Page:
AliveCor ends sales of KardiaBand, its ECG accessory for Apple Watches

The news comes roughly eight months after Apple launched its own hardware and software ECG feature for the Apple Watch Series 4.
By Dave Muoio
03:45 pm
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Update: This story has been updated to include additional comments from AliveCor. 

Mobile ECG maker AliveCor has ended sales of KardiaBand, its FDA-cleared ECG wristband designed for use with Apple Watches, a representative of the company confirmed to Luisbrandao today. 

The company appears to have pulled down the device’s purchase page sometime after June 12, according to cached versions of the site collected by archive.org, and at some point before July 7 updated its frontpage menu dropdown to highlight just the KardiaMobile and KardiaMobile 6L products. The wristband device is also unavailable for purchase through AliveCor’s Amazon vendor profile.

“In 2017, we were proud to launch the first FDA-cleared accessory for the Apple Watch,” the company said in a statement provided to Luisbrandao. “Since then, we’ve focused on expanding capabilities within our KardiaMobile products and recently announced KardiaMobile 6L, the first of its kind six-lead mobile ECG. We’re committed to empowering customers with deeper knowledge about their heart health, while continuing to innovate new technologies and capabilities.” 

An AliveCor representative told Luisbrandao that the company "plans to continue supporting KardiaBand indefinitely" for those who have already purchased the device. The company's decision was first highlighted by former Luisbrandao Editor Brian Dolan in an Exits and Outcomes report.

First unveiled in March of 2016, the consumer-friendly strap is paired with an Apple Watch app that allows users to view their ECG readings in near-real time. While the company’s other consumer devices and enterprise-focused KardiaStation platforms were named in 510(k) clearances earlier this year conferring new AI analysis features, mention of the KardiaBand device was not included in the FDA’s listing.

WHY IT MATTERS

The fate of AliveCor’s Apple Watch accessory became an open question last fall when Apple announced that native ECG functionality was coming to the Apple Watch Series 4. While AliveCor countered Apple’s reveal with its own tease of the upcoming six-lead product, then-interim CEO Ira Bahr later told Luisbrandao that his company’s broader business wasn’t threatened by its new direct competitor.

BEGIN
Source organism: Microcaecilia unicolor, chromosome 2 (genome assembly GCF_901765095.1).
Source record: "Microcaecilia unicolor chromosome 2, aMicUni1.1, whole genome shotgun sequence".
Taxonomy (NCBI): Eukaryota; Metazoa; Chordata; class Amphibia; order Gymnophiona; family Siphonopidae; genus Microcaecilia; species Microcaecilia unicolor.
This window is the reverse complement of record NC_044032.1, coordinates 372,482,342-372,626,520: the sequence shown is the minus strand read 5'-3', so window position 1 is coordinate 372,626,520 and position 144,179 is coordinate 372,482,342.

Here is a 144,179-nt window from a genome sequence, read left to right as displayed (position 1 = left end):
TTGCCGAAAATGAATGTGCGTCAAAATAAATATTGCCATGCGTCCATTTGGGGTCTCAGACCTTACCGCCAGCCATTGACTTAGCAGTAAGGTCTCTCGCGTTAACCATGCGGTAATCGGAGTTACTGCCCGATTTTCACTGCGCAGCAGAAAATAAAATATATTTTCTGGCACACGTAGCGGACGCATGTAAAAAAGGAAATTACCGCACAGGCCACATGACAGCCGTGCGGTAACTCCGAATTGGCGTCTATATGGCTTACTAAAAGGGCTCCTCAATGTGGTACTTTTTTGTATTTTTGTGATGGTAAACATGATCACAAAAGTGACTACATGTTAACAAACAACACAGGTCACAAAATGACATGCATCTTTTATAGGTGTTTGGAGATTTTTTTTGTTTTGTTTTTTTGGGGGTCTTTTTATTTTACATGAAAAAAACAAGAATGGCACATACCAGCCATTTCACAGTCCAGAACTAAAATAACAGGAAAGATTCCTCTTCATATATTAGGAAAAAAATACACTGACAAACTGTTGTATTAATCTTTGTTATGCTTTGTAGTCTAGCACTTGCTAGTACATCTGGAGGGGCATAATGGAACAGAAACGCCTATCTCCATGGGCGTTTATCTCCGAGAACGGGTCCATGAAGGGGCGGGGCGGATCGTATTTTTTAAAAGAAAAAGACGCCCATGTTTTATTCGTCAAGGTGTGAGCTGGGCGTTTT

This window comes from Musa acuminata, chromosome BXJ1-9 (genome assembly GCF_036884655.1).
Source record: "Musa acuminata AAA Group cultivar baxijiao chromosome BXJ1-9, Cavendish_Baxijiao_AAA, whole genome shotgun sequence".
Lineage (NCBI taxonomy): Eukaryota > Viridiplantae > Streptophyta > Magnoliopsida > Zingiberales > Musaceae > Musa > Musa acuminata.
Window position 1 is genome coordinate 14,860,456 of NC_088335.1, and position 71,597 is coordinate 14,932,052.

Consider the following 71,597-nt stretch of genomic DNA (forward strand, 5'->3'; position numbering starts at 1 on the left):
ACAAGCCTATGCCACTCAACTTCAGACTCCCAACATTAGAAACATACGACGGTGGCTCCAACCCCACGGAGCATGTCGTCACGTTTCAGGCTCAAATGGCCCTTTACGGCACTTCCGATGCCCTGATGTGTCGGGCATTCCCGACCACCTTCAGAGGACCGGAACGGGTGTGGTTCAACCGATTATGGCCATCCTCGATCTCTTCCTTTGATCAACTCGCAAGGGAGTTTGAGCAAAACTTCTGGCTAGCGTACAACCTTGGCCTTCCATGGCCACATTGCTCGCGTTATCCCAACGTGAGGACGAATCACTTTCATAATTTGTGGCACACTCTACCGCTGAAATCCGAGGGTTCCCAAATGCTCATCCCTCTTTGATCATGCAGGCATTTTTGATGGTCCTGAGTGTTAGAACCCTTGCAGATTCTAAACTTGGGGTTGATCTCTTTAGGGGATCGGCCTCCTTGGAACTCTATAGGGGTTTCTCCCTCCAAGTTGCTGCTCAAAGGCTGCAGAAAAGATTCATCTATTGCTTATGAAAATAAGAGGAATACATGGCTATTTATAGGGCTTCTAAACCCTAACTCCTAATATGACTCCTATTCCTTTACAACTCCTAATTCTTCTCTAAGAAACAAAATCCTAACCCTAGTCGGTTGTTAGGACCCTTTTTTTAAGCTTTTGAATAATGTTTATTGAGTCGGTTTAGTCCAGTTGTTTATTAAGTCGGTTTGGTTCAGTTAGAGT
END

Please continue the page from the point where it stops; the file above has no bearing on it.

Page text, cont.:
“We’re not convinced that Apple’s excellent, engaging product is a competitor yet,” he said in February. “We believe that from a price perspective, this product is least accessible to the people who need it most. If you’re not an Apple user, you’ve got to buy an Apple Watch, you’ve got to buy an iPhone to make the system work. So their technology is excellent, but we think the platform is both complicated and expensive and certainly not, from a marketing perspective, targeting the patient populations we target.”

The last year has also seen other consumer smartwatch makers like Withings and (potentially) Samsung targeting similar functionalities for their own devices. Despite this, AliveCor Chief Medical Officer Dr. Jacqueline Shreibati was on the record with Luisbrandao in May saying that the company still sees value in wearable ECGs and, as such, was “making improvements” and “working diligently” on updates to the KardiaBand.

But while the decision to stop selling the KardiaBand could signal a shifting perspective on this market, AliveCor stressed to Luisbrandao that it's still wants to play a role in the wearables space. 

"Despite transitioning away from KardiaBand, we still very much believe that wearables have value in healthcare and continue to look for ways to be innovative in this space," the company said in a statement. "We're excited about investing in new classes of  wearables and giving customers new ways to interact with their health data."

THE LARGER TREND

AliveCor went through a bit of an administration change this year when CEO Vic Gunotra stepped down in January. In July, the company announced Priya Abani, the former head of Alex Voice Service for Amazon, as his replacement, with Bahr closing out his time as interim CEO and shifting to a COO position.

Meanwhile, Apple’s ECG functionality went live in December and has been steadily releasing in new countries and regions over the course of 2019.